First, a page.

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Pausing for God in the Middle of Victory
Often, man holds himself guilty long after God has already wiped away the sin. It seems this was the case after Achan's sin had been removed from the camp. The Lord had to reassure Joshua that there was no need for fear since he had given Ai into the hands of Israel ( Jos_8:1 ). He also told him to use an ambush to conquer the city.
Verses 3 and 12 of Jos_8:1-35 disagree as to the number of men Joshua set in ambush. The two numbers look very similar in Hebrew, so it may be one of the copyists got one of these wrong. Apparently, 5,000 men were set in ambush between Bethel and Ai. Joshua sent that group out at night so the king of Ai could not know what was behind him. Then, in the morning, Joshua rose up with the rest of the fighting men, marched to the city and set up a new camp.
Early the next morning, the king of Ai came out with his soldiers to attack the armies of the Lord. Joshua had his army flee, which convinced the king of Ai that they would again rout Israel and perhaps put away this menace from the land of Canaan. All of the fighting men of Ai and Bethel went out to pursue and destroy Israel. Then, Joshua raised his spear toward the city as a signal for those lying in wait to rise up and take the city. They set it on fire and the men of Ai, seeing it, realized there was no avenue of escape for them. Indeed, the army of Israel slew every man, not letting one escape, and brought back the king to Joshua. Joshua had the king hung upon a tree for the rest of day, calling for the body to be removed from the tree at sundown and thrown against the gates of the city where it was covered with a heap of stones. It is interesting to note that Joshua was fully complying with the law of Moses in taking the body down when the sun set ( Deu_21:22-23 ).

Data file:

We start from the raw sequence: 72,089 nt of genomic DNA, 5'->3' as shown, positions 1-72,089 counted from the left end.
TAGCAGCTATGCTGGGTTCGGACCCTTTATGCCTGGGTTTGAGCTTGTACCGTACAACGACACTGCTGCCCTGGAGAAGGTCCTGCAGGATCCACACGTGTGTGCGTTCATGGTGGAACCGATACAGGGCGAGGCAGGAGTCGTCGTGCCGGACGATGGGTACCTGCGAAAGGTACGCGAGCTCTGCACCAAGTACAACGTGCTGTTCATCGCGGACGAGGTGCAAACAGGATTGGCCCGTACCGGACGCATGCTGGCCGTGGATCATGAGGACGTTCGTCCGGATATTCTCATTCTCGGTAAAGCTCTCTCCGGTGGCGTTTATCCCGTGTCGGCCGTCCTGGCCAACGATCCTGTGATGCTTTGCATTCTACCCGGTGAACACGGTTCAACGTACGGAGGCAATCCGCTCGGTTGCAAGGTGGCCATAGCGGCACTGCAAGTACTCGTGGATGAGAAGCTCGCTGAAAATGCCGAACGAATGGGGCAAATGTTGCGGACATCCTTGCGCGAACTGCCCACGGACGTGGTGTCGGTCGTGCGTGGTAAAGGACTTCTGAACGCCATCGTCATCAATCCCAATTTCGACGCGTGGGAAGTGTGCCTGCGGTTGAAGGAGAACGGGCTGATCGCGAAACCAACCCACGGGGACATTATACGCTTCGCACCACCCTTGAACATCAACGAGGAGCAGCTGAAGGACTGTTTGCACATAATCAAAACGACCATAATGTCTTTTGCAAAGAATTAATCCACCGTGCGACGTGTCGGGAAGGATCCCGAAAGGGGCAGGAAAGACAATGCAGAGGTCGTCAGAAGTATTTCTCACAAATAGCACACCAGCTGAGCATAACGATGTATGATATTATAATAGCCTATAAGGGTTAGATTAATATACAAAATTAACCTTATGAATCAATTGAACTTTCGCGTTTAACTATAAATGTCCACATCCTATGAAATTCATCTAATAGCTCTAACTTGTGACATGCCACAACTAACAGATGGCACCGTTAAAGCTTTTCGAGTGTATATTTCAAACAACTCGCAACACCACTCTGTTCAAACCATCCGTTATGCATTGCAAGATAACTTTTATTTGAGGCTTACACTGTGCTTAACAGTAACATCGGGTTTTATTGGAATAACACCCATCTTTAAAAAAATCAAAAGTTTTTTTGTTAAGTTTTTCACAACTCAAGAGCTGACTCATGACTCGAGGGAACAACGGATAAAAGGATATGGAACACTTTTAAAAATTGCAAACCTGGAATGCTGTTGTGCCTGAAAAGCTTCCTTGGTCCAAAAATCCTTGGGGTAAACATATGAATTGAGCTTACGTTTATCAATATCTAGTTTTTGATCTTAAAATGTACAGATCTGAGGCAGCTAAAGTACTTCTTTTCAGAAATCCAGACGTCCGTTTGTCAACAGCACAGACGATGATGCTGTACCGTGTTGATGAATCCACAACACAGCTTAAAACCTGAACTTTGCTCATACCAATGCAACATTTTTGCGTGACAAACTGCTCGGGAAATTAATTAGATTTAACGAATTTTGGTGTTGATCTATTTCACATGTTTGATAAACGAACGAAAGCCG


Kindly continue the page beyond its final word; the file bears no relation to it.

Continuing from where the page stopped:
Having learned something from the experience at Jericho, the people completely destroyed all of the inhabitants of Ai. They were allowed to keep of the spoils of the city. With victory fresh in their minds, Joshua marched the people to somewhere near Mount Ebal. For those who are not accustomed to following God's commands completely, his next move is a strange one. God's leader caused the people to pause and renew their covenant with God by offering sacrifice and hearing again the law they were to follow.
In strict keeping with God's will as it is expressed in Deu_27:1-26 , Joshua had an altar built of uncut stones and offered burnt offerings and peace offerings to God. On the exterior of those stones, they put plaster and wrote the law of Moses. All of Israel, including men, women, children and people who were living with them, watched as the law was written. Just as God directed through Moses, Joshua positioned the tribes of Israel with six facing Mount Gerizim and six facing Mount Ebal. The blessings were to be read from Gerizim and the cursings from Ebal. These two mountains may well have been symbolic in this reading since Gerizim is fertile with rich growth and Ebal is barren. When God blesses a man or people, they are richly fertile. When God curses a man or people, his life is barren of that which truly matters. This followed instructions God had given before in Deu_11:29 .
The reading of the entire law of Moses before all the people who were to inhabit the promised land is significant. Not even a child was allowed to miss this important reading of God's covenant. Everyone in the kingdom today, be they newborn babes in Christ or longtime Christians, needs to hear and reflect upon God's will for our lives. They trusted enough in God to take time out from conquest to review his will for their lives and he kept them safe while they did. We need to realize God will not fail to provide for all our needs today if we take time out for him and make the pursuit of his will the most important thing in our lives ( Mat_6:25-34 ).
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Hampton, Gary. "Commentary on Joshua 8". "Hampton's Commentary on Selected Books". https://studylight.org/
the First Week of Advent